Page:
1. This study provides evidence that RageAHA/AHA mice (point mutations to disrupt HS-RAGE interaction) phenocopied Rage-/- mice in deficits of bone remodeling and neutrophil-mediated liver injury. However, these studies do not reveal new insights into RAGE's function nor molecular and cellular mechanisms that underlie RAGE's functions.

We believe the mechanisms revealed in this study certainly provide new insights on how RAGE signaling is initiated as the cells surface, and what takes to assemble a functional RAGE receptor complex. These are all critical molecular and cellular mechanisms that underlie RAGE’s functions.

2. Many questions remain unanswered. For example, does RageAHA/AHA affect its surface or subcellular distribution? Does RageAHA/AHA impair RANKL and/or integrin signaling pathways in osteoclast development?

One way we can assess whether RAGE-AHA mutant altered cell surface localization is to examine the staining pattern of RAGE on lung tissue sections. When staining RAGE-AHA lung with B2, we normally have very weak or no staining compared to WT lung. But if we use B2 at higher concentration, we can observe staining in the same cell surface staining pattern as the WT lung (as shown in Author response image 1). This data shows that the surface localization of RAGE-AHA mutant was not altered.

Author response image 1

Previous study by Dr. Xiong group has shown clearly that impaired RAGE signaling in osteoclasts led to reduction in RANKL and integrin signaling pathways. Since RAGE-AHA mice display the same osteoclasts phenotype as the RAGE-/- mice, we would logically conclude that in RAGE-AHA cells the same signaling pathways were affected.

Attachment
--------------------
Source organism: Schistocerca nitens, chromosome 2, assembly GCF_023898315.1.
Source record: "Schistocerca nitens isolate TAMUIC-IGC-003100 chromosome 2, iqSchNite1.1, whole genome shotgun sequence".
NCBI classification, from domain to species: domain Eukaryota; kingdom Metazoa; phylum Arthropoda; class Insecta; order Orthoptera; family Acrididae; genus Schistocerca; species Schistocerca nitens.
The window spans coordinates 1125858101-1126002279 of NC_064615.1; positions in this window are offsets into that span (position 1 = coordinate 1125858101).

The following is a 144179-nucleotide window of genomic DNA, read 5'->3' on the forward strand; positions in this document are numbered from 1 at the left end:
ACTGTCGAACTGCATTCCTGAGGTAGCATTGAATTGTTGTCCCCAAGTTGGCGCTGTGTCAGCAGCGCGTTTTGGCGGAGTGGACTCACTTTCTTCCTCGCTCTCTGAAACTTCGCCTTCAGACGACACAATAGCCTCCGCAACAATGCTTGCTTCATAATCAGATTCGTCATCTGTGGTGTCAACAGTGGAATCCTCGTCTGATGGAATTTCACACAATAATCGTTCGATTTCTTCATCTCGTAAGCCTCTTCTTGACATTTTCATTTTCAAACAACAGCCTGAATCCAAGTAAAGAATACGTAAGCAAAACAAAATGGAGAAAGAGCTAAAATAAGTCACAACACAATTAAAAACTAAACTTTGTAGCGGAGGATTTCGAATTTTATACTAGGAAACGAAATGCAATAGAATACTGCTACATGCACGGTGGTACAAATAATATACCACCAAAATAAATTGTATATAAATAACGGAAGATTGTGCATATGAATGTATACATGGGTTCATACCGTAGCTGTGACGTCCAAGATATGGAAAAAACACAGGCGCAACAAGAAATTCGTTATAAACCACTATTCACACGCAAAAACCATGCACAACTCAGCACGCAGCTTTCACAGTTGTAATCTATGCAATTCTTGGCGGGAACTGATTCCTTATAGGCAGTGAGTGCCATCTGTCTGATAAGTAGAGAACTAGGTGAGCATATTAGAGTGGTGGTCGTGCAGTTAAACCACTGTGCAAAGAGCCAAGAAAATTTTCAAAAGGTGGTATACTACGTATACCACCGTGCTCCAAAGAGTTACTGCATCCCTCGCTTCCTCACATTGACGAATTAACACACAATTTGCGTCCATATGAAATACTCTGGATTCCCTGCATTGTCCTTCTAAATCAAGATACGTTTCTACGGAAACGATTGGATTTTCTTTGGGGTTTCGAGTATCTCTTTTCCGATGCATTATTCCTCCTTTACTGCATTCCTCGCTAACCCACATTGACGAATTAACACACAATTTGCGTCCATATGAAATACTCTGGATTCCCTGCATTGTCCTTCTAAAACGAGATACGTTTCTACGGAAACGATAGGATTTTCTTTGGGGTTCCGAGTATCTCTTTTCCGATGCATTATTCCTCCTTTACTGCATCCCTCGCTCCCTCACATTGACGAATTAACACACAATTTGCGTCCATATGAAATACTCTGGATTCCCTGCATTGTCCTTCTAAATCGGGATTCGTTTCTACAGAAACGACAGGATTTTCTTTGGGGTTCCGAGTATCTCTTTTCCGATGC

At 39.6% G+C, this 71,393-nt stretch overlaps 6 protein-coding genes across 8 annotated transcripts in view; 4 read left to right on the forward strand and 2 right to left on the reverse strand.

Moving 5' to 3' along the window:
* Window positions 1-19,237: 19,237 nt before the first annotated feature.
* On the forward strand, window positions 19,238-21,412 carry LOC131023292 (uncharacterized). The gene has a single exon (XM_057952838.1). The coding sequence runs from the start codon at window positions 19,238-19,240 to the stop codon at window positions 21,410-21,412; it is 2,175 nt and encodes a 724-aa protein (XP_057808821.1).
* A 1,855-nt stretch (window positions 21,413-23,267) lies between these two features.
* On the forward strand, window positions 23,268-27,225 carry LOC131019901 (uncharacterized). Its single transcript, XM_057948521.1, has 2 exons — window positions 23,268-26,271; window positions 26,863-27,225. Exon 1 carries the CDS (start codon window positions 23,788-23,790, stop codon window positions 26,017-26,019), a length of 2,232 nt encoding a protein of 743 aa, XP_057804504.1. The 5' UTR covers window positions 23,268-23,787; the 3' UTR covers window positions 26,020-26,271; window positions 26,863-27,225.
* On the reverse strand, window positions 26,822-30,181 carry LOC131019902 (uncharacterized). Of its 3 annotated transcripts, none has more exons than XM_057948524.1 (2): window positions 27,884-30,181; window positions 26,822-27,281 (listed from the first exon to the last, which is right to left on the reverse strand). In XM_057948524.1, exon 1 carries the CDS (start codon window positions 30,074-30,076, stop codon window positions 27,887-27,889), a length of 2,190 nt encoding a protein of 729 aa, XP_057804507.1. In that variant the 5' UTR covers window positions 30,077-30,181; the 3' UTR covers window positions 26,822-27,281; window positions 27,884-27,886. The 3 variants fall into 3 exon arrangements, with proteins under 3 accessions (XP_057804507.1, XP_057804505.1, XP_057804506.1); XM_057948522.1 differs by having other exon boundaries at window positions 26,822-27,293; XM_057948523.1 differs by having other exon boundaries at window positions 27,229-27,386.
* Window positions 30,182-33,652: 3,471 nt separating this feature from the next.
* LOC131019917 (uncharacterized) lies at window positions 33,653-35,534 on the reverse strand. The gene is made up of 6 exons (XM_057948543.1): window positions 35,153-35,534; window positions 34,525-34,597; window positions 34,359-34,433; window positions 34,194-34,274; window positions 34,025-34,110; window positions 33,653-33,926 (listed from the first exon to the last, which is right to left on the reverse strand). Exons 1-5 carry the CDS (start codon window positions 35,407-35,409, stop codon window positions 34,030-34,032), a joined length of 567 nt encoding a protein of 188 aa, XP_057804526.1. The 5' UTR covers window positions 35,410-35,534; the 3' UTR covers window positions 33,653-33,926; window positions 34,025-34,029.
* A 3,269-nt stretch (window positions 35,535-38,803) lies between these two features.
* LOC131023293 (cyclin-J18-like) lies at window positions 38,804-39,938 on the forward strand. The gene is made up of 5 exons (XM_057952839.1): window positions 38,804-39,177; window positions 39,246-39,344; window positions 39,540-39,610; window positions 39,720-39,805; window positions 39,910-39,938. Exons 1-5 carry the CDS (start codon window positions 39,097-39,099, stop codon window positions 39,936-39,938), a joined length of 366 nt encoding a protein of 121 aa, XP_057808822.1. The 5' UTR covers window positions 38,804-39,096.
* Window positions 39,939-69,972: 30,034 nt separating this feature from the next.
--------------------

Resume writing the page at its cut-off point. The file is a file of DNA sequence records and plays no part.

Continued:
3. Please verify the RageAHA/AHA's deficit in RAGE oligomerization in primary cultured cells.

Unfortunately, there is no straightforward way to directly assess RAGE oligomerization in any cells. This would require an oligomeric RAGE specific antibody that can distinguish monomeric RAGE from RAGE oligomer. Such antibody is not available.

4. For bone remodeling or osteoclast deficit, it is necessary to examine both bone formation and bone resorptions in vivo and in vitro.

We actually performed in vivo bone formation analysis comparing WT, RAGE-AHA and RAGE-/- mice. No difference was detected in RAGE-AHA and RAGE-/-, which suggests that bone formation was largely normal in both mice. The data was included as Supplemental Figure S3.

5. For the blocking antibody treatments in vivo, does it affect bone remodeling?

In our in vivo experiment injecting B2, the duration of the experiment was only two days. We don’t expect such a short treatment would cause any change in bone remodeling. We did plan to assess the effect of B2 treating on bone remodeling, but this would require much longer treatment (>4 weeks), higher dose, and likely targeted delivery method to bone.